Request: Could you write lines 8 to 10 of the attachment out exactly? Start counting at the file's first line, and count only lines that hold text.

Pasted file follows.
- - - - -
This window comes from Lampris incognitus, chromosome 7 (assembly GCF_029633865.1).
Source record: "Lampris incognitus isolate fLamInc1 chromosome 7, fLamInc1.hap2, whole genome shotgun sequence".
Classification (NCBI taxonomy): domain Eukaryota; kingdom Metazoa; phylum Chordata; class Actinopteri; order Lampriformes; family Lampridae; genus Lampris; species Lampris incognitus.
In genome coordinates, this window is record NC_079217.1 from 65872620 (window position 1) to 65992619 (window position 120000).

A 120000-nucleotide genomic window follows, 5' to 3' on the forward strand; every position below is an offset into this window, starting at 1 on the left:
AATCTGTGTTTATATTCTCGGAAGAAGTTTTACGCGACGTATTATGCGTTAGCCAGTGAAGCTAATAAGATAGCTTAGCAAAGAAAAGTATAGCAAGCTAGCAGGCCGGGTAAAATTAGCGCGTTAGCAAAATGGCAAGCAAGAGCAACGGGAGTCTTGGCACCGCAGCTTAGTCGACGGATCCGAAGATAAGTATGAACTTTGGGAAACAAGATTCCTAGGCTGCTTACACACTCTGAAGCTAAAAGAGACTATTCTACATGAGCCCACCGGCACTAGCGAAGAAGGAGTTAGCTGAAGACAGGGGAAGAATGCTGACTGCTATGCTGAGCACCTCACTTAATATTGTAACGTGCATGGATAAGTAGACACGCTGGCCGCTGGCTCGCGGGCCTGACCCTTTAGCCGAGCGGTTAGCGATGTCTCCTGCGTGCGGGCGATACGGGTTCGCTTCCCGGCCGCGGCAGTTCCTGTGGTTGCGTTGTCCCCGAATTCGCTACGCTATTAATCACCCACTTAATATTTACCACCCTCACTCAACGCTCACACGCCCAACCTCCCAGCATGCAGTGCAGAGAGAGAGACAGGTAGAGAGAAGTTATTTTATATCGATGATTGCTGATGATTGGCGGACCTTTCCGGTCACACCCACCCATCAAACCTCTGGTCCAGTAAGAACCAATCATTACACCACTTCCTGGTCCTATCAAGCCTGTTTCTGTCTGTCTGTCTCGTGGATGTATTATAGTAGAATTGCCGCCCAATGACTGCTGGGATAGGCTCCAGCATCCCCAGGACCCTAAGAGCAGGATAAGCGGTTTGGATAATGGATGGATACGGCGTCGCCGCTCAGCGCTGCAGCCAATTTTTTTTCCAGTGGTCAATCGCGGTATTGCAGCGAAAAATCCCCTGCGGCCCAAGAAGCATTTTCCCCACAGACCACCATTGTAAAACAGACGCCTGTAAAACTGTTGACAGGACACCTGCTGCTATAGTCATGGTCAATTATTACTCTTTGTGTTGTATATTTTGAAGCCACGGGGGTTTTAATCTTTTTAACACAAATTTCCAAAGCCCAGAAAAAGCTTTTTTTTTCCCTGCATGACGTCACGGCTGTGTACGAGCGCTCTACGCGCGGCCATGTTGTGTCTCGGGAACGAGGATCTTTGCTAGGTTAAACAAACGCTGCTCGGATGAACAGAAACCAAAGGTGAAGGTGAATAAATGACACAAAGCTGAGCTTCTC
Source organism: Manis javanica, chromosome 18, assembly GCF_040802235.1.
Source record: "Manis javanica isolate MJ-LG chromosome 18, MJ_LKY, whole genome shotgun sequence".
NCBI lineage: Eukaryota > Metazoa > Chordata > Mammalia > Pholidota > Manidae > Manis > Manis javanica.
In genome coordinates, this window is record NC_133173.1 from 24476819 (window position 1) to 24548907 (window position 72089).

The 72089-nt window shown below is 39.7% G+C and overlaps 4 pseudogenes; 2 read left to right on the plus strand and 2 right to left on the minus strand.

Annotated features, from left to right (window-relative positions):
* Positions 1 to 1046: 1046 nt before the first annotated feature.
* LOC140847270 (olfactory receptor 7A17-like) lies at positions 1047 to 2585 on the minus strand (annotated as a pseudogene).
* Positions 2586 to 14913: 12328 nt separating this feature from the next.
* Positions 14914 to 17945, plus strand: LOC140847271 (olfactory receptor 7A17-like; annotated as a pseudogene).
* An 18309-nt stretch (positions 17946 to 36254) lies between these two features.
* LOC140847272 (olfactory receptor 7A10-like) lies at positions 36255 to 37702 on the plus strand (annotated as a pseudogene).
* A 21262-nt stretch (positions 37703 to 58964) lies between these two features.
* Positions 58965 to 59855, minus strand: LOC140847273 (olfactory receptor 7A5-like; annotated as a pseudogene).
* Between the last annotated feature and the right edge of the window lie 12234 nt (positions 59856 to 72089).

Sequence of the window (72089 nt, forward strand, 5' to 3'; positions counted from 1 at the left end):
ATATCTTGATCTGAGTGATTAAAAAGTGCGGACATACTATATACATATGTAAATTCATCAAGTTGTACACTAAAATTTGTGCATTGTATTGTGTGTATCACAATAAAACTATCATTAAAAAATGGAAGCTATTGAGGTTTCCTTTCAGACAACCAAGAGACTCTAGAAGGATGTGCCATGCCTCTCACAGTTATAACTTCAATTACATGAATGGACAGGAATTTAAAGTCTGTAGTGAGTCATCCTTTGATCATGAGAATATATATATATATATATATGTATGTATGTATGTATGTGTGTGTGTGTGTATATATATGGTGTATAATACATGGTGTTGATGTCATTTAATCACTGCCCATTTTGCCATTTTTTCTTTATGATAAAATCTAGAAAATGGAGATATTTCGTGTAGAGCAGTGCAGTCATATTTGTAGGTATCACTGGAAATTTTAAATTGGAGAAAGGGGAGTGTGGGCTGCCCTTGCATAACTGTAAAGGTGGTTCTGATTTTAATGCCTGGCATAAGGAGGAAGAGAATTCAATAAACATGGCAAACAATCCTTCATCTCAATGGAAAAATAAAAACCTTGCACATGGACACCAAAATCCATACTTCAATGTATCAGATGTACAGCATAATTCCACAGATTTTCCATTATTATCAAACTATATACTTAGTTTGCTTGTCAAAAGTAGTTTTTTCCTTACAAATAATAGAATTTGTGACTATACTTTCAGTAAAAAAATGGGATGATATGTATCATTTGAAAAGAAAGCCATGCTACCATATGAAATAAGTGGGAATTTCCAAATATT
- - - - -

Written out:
Source record: "Manis javanica isolate MJ-LG chromosome 18, MJ_LKY, whole genome shotgun sequence".
NCBI lineage: Eukaryota > Metazoa > Chordata > Mammalia > Pholidota > Manidae > Manis > Manis javanica.
In genome coordinates, this window is record NC_133173.1 from 24476819 (window position 1) to 24548907 (window position 72089).